What you should remember before leaving

As written in the last article, I would like to list some points you should consider before leaving.

1. CHOICE
The first point is the kind of experience you are looking for. Obviously, an Erasmus for writing your thesis will be different from an Erasmus for study, as this latter will be different from the Erasmus Traineeship.
What I feel to suggest you is to consult, after choosing some possible destinations, the responsible people for each and the universities Internet pages. It is very useful to speak with whom is there as well, so as to have a global idea of the experience (I myself must thank who, before coming back from Paderborn, gave me some information and pieces of advice , which I would have hardly found without them). Your tutor’s help is also precious (and also in this I can say I was lucky, as I found a very available person).

2. PLANNING
It is important to respect some deadlines. If you, therefore, don’t want to arrive at the end of your rope, it would be appropriate to list what you should remember, so as to gradually be ready. Indicatively, you should think about: selection interview; acceptance of your mobility; planning your departure; preparation of the necessary documents.

3. SELECTION PROCESS
You can find youself, depending on the university, in different situations. However, the common point is a motivational interview in the reference language for the city you chose. Your preparation will also be evaluated, since in the selection ranking list your interview score and the average of your grades will be considered (so, though this might sound quite obvious, work hard if you want to have more chances to be chosen).
I also highlight that you might not be selected for your first choice, so do not look at the others universities you can choose as inferior. On the contrary, try to indicate three universities which are equally valid for you, so as to leave with the right motivation. Anyway, if you will not be assigned to one of them, keep in mind that it is still a destination for an Erasmus experience and that, considering there are some international agreements, it will have something to offer.

4. BUREAUCRACY
To be sure, go on the web page of your university, in the section dedicated to the outgoing Mobility. An important document is your Learning Agreement, that is a list where you will show the exams you will take abroad and the corresponding exams of your country. A concrete example: in order to get a recognition of 9 credits for the annual German course, I chose a three-credits-exam and one of six credits (because in Germany there was not a course giving me nine credits in one time).
Don’t give up if at the beginning choosing won’t be easy: take your time and remember that, as it generally happens, later it will still be possible to make any necessary changes.
For any information about the dorms or a private house (I personally already wrote what I chose and, if you want, we can go into details), insurance and visa (in case you are planning to leave for a non-European destination), follow what you’ll find in the acceptance email from the host university. If you have any doubts, don’t hesitate to contact your tutor, but especially the reference person of the host university.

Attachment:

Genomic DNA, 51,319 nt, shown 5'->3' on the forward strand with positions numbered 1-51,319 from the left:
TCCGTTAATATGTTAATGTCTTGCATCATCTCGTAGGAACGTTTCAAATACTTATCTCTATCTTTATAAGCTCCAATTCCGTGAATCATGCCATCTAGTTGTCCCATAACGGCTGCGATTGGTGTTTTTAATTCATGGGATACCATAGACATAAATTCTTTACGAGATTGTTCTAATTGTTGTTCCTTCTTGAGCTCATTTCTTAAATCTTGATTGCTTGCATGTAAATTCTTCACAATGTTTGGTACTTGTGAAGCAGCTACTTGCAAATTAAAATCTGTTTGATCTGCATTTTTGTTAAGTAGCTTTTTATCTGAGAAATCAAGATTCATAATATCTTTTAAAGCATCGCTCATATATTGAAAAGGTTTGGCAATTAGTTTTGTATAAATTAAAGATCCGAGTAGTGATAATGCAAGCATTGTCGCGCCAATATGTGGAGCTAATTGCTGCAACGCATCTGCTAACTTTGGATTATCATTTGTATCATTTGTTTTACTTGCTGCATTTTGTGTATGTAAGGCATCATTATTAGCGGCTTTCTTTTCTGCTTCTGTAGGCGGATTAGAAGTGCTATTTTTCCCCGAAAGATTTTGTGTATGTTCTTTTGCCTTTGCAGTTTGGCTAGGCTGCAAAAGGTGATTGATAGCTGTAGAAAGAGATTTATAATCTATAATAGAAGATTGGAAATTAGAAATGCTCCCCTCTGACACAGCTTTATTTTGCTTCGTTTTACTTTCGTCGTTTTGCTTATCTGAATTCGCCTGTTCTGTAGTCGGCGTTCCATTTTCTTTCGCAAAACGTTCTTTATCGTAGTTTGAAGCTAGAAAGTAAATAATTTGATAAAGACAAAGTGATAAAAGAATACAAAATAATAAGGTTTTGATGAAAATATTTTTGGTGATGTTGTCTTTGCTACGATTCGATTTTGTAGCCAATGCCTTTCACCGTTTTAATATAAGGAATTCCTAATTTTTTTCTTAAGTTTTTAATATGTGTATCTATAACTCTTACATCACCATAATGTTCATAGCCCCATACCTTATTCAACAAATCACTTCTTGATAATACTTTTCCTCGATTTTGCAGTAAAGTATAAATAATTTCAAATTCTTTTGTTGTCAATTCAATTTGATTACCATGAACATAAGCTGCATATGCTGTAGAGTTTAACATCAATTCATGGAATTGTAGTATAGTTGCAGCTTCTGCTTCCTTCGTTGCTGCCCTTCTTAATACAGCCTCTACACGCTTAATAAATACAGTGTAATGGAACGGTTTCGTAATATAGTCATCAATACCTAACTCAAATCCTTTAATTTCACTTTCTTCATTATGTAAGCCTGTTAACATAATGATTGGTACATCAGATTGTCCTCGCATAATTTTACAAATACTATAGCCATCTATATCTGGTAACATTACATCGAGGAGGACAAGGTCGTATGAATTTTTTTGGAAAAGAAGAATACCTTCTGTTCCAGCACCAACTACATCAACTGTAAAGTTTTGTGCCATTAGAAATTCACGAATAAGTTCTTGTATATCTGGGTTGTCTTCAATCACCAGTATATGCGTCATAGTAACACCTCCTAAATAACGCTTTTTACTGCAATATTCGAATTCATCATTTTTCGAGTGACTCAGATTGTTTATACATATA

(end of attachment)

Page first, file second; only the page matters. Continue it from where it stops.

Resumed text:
5. DEPARTURE
Once there has been the acceptance, think about the departure, making a comparison among different options and booking in advance, too. In addition, try to decide the departure day in the right time, so as to communicate it to the Erasmus office to sign up the contract, where you’ll indicate the end of your stay, as well.

6. ERASMUS SCHOLARSHIP
Before the departure, you’ll receive part of the Erasmus scholarship, so as to cover the first costs. The second part will be transferred on your account only later, because you’ll need to prove that you actually respected the conditions of your contract. For an Erasmus for study, there is a minimum number of credits, so be careful. Moreover, since the scholarship is not that high (though still a valid help), consider the costs of the place where you’ll go and, if possible, to earn some money you could use at the beginning.
I know that working is not easy, but also a summer job could make the difference.

7. THINK OF YOURSELF
From personal experience, I can tell you there’ll be moments when you’ll be less sure about your decision. There’ll be, at the same time, somebody making you notice you’ll stay in another country for a lot of time or who will overwhelm you with negative thoughts.
If you are worried about leaving alone (and, of course, there can be different reasons), keep in mind that such an experience is rare and that, since the first days, you’ll find native speakers or other Erasmus students. In other words, you’ll find a second family.

As soon as possible, you’ll read more info about the city where I’m currently living.
By the way, I noticed that last time I posted the article there were more visitors, so I truly want to express my thankfulness to whom dedicated some time to my blog. If you want to receive updates about my new articles, you can also sign up (check the bar). It would be good to have a list of users who constanly follow me, because a blog is truly valid when there is sharing.

See you soon,
Raffaele

Autore: raffaelechirico

Raffaele Chirico, 22 anni e studente di lingue e culture straniere. Appassionato di lettura, scrittura, nuoto e serie tv. Raffaele Chirico, 22 years old and student of foreign languages and cultures. I like reading, writing, swimming and watching Tv series.

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